“Cezanne: A Life” by Alex Danchev (Pantheon, 512 pages, $40)
After successfully searching for Paul Cezanne’s paltry painting studio on the outskirts of Aix-en-Provence, my wife, Laura, and I sat with friends at a sidewalk cafe to relax from our quest.
Watching the tourists and townsfolk whiz past, I thought back to the high, stuccoed wall that kept outsiders away from Cezanne’s disappointingly prosaic workplace — a fitting symbol of his art.
For even the most knowledgeable, open-minded visitors to his 1907 retrospective exhibition in Paris — a year after his death — still complained about his “ugly” colors and distorted figures.
Of course, I didn’t agree. I knew that Cezanne’s detractors were stuck on the surface of visual discomfort. They needed new eyes to see what was hanging before them.
Later, we picnicked in the shadow of Mont Sainte-Victoire, the mountain that Cezanne had painted and repainted in his final years — first framed by tree branches, then unobstructed in full daylight, then draped in dusk’s shadows. Each view turned the mountain into his own.
Indeed, he looked so intently at Sainte-Victoire, one art critic claimed, that he made the mountain disappear.
It could have been his stark splotches of colors — oranges and tans, greens and blues, grays and purples. It could have been his skewed perspectives of nearly drunken geometric planes colliding with one another. Or it could have been the feeling that he painted into the landscape of Provence.
Whatever the cause, with every canvas he stretched in late-19th-century France, Cezanne did something even more important: He transformed the subject matter of painting into painting itself.
As such, he ranks as the proto-modernist of Western culture. Cubism, for example, which revolutionized 20th-century European art and literature — and spawned Abstract Expressionism in America — would have been impossible without Cezanne. He shattered reality, in every conventional sense of the word, only to reassemble it according to his “barbaric” vision: The violent bear it away.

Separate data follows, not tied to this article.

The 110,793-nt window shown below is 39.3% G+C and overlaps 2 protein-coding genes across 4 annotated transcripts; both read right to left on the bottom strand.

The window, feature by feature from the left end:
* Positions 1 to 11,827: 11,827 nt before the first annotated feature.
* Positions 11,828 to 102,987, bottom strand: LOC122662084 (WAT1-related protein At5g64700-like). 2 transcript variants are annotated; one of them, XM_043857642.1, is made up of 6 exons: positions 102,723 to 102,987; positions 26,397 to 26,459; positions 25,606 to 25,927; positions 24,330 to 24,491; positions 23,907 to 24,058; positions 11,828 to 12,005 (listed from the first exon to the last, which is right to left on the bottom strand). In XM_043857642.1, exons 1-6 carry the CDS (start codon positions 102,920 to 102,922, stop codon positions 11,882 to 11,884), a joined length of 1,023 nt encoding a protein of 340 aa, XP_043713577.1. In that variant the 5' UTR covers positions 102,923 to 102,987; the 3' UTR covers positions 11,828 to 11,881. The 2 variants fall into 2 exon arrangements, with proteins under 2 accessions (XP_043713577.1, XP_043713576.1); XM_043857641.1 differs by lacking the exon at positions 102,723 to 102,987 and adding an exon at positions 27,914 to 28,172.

Alex Danchev, in his new biography of Cezanne, takes that revolutionary insight for granted. He seems unconcerned to explore its origins, to establish its classical foundations, or to meditate on its dialectical tensions with more traditional, “realistic,” representational art.
Instead, he levels his focus at Cezanne’s widespread influence in the 20th century, from Samuel Beckett to Woody Allen to Allen Ginsberg.
This may be important from a sociological point of view, but not a biographical one. A more instructive approach would have been to let Cezanne lead us to the key that unlocks the tiny door in the stuccoed wall shutting out intruders from his meager studio; the door protecting his precious painterly project from unknowing and unseeing eyes.
To his credit, Danchev tells as much as he can in highly accessible prose — especially the story of Cezanne’s friendship with Emile Zola, the naturalistic novelist who exposed the underbelly of fin-de-siècle Paris.
Together, they sought to escape the bourgeois clutches of France through the sheer strength of their art. They inspired and encouraged each other until Zola wrote his late fictional account of Cezanne, “ L’Oeuvre,” showing the painter as a social and artistic failure.
The irony, of course, is that Cezanne proved anything but a failure in art history, while Zola remains an acquired taste in world literature.
Danchev mines the intrinsic drama of this friendship, but conveniently sidesteps the almost daily influence of Cezanne’s family on his work.
For all his burly, antisocial, unsophisticated persona, Cezanne knew the significance of his gift, even as his wife and sister repeatedly questioned it, and his father tightened the purse strings, convinced that his son still needed a “real” profession well into his 50s.
In the end, Cezanne merged the world and painting as painting’s definitive focus. You can still see the mountain in his works, but only if you see it made of pigment and raw brushwork.
All of which will likely endure longer in our imagination than the conical, volcanic stone of Mont Sainte-Victoire.